A Look at House Rules: Split Pots and Odd Chips

A Look at House Rules: Split Pots and Odd Chips 0001

If you have been playing regularly in a card room, you’ve probably witnessed hands in which two or more players share the same winning hand and the pot is split between them. If your favorite game is a poker variant of hi-lo split games, you’re also undoubtedly familiar with the pot being divided between the high and the low hand. If, however, on your journey through poker you haven’t encountered a split pot before, we’ll give you the basics regarding how it works, including what happens when the chips don’t divide evenly.

Button Games

If you’re playing a button game that doesn’t have a hi-lo split format and the pot is split between two or more players leaving an odd chip or two, how those odd chips are disbursed may vary with different houses.

In some card rooms, the odd chip(s) will go to the player left of the button who was in action. If there are two or more odd chips, they are awarded beginning with the player to the left of the button first and the next player(s) afterwards.


The odd chip(s) can be awarded according to who has the high card in the hand. If two or more players have the same high card, the chip(s) are awarded by suit, with the suits ranked high-to-low with spades the highest, hearts next, then diamonds, and clubs the lowest.

Stud-Based Games

If you’re playing in a stud-based game, the odd chip(s) are awarded according to high card in the winning player’s hand. If two or more players hold the same high card, the chip(s) are awarded by suit orders as listed above.

Hi-Lo Split Games

When it comes to hi-lo split games, in both button games and stud-based games the odd chip is always awarded to the high hand.

In button games: The odd chip(s) are given to the first winning player(s) to the left of the button. If the high half of the pot is split between one or more players, in the event of odd chip(s) the chips would be disbursed as listed above to the player(s) to the left of the button.

In stud based games: The odd chip(s) are given to the winning player(s) who have the highest card in their hand. If the low half of the pot is split between one or more players, any odd chips would be disbursed to the winning players according to high card by suit as listed above.

Making Change

In all games when an odd chip remains after the pot has been split, the lowest denomination of chip used in that game will be used in splitting the pot, meaning a bigger, odd chip will be broken down and disbursed according to the rules listed above.

For example, in a $20/$40 fixed-limit hold’em game, one-dollar chips are used for the rake. That means if a pot is split down to a $5 chip and two $1 chips (after three $1 chips have been taken for the rake), the $5 chip will be broken down to five $1 chips and then the seven $1 chips are disbursed in the split.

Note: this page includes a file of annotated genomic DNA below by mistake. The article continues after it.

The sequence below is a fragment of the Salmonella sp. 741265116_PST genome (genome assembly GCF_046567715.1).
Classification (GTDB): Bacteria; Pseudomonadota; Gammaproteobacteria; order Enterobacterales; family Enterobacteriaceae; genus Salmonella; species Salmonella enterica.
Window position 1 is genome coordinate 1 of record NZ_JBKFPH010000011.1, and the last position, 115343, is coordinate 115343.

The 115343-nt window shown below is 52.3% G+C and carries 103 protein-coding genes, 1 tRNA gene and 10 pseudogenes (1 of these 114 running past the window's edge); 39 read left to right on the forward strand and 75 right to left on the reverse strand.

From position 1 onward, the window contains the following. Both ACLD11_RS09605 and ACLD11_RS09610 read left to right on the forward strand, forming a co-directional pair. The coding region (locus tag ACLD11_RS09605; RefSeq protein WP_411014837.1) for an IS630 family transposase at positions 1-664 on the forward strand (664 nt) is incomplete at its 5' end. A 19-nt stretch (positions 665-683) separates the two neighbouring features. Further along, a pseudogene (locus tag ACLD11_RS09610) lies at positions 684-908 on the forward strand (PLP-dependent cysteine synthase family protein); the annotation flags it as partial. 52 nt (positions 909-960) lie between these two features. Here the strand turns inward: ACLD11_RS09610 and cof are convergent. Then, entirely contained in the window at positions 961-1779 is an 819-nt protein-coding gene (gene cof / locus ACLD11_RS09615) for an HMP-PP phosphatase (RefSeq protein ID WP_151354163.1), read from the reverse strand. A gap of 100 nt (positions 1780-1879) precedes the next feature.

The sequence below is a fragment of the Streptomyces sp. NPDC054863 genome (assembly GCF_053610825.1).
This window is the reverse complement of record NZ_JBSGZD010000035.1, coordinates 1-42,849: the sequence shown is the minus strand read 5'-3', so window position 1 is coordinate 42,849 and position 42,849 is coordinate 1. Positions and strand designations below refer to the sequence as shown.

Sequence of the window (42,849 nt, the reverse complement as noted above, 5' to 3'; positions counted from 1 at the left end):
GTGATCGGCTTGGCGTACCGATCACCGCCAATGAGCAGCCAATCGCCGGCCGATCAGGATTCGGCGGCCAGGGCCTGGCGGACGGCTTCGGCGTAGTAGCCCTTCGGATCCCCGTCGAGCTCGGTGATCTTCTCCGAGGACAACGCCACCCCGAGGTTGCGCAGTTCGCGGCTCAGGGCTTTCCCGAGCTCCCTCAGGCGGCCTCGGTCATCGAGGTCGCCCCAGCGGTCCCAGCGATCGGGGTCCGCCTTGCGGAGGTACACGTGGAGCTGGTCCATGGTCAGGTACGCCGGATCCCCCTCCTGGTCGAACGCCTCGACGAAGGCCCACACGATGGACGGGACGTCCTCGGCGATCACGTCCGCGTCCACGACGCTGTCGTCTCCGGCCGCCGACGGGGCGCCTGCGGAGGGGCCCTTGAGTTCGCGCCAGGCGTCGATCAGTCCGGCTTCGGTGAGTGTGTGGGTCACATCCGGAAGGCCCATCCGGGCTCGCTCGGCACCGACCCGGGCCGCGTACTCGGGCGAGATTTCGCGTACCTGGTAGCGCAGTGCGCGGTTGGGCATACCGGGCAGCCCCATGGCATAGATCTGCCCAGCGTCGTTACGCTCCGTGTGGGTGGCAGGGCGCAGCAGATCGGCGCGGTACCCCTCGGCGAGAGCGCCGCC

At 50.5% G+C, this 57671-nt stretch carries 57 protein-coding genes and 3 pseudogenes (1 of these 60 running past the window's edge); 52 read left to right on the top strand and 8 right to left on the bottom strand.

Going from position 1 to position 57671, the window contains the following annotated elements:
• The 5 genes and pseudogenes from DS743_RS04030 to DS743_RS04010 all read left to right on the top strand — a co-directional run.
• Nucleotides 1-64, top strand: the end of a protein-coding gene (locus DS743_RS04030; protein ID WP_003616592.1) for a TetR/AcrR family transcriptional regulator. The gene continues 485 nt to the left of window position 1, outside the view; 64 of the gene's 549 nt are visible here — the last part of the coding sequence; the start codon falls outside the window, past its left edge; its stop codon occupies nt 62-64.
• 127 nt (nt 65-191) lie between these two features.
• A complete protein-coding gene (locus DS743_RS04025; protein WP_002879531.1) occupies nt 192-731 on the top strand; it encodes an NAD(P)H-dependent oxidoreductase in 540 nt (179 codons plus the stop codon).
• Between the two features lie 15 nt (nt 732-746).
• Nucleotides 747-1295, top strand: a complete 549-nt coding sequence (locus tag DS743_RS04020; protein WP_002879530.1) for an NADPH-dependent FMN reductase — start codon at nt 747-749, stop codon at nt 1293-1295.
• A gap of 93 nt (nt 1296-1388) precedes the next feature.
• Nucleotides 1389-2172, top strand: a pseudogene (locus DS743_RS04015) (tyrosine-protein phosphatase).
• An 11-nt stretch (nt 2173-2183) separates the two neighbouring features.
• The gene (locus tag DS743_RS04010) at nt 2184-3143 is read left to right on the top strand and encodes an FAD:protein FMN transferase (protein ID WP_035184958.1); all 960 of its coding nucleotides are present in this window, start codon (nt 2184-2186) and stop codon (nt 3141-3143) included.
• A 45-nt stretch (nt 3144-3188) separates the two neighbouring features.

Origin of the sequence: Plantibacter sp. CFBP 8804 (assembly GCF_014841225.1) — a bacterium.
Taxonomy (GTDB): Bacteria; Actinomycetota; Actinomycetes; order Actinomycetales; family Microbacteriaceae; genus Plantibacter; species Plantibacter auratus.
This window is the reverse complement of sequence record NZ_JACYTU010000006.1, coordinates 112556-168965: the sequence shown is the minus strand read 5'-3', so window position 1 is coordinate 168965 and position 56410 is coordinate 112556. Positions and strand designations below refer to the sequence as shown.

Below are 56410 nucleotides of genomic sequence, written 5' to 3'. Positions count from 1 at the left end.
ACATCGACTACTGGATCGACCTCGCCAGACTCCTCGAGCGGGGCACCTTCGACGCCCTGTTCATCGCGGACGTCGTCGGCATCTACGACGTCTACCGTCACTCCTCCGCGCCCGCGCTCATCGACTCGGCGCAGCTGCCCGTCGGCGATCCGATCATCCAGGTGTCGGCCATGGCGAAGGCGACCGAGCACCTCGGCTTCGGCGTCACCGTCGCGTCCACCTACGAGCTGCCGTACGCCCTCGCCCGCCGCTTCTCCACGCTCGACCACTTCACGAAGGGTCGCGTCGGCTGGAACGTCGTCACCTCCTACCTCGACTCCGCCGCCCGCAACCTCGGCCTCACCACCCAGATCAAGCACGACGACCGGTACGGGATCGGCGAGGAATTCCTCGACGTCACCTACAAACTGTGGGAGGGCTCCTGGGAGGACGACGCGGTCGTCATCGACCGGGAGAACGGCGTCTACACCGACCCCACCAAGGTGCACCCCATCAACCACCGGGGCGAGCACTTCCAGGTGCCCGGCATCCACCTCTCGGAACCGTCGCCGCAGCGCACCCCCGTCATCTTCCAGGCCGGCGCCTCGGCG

Fouled Hands and Splitting Chips

In “A Look at House Rules: The Fouled Deck,” we talked about a player participating in the action while knowingly playing with a fouled hand. In that event, the player would forfeit all chips and rights to the pot and everyone in the action would be refunded their chips.

In that case, the player with the fouled hand would find his or her chips split between the players in action and any odd chips would go to the first players left of the button.

Home Games

As we’ve discussed before, home game rules are defined by the host. If you play in an established home game, check with the host on the ruling for how odd chips are handled in split pots. If you’re setting up your own home game, follow the rules above to help establish your own routine for dealing with the situation, then get the cards in the air.

While putting the energy into awarding a single, odd chip may seem a bit trivial, keep in mind that history shows us that even a single chip can prove crucially important. Jack “Treetop” Straus won the 1982 World Series of Poker after being down to just one chip earlier in the event. Awesome comebacks from one chip have been noted throughout poker’s history — hence the well known saying, “a chip and a chair!”

Online Poker

Split pot rules apply at all online poker sites, too, as are provisions for when the pots do not divide evenly. For example, here is how 888 Poker describes the procedure followed with split pots and odd chips:

“In the event that two or more players hold equal ranking hands at the showdown, the pot is divided equally between those players. In the event that an equal split is not possible, the odd chip(s) will be awarded to the first winning player(s) seated closest to the left of the dealer button. In Omaha hi-lo games where there is a split between the high hand and low hand, any odd chip will go to the player holding the high hand.”

Online poker games play so fast, if you blink, you’ll miss seeing where the odd chips go in a split pot. Rest assured, though, that the pots are broken down according to each individual online poker site’s rule. If you have any questions on a split pot, be sure to contact their online support team.

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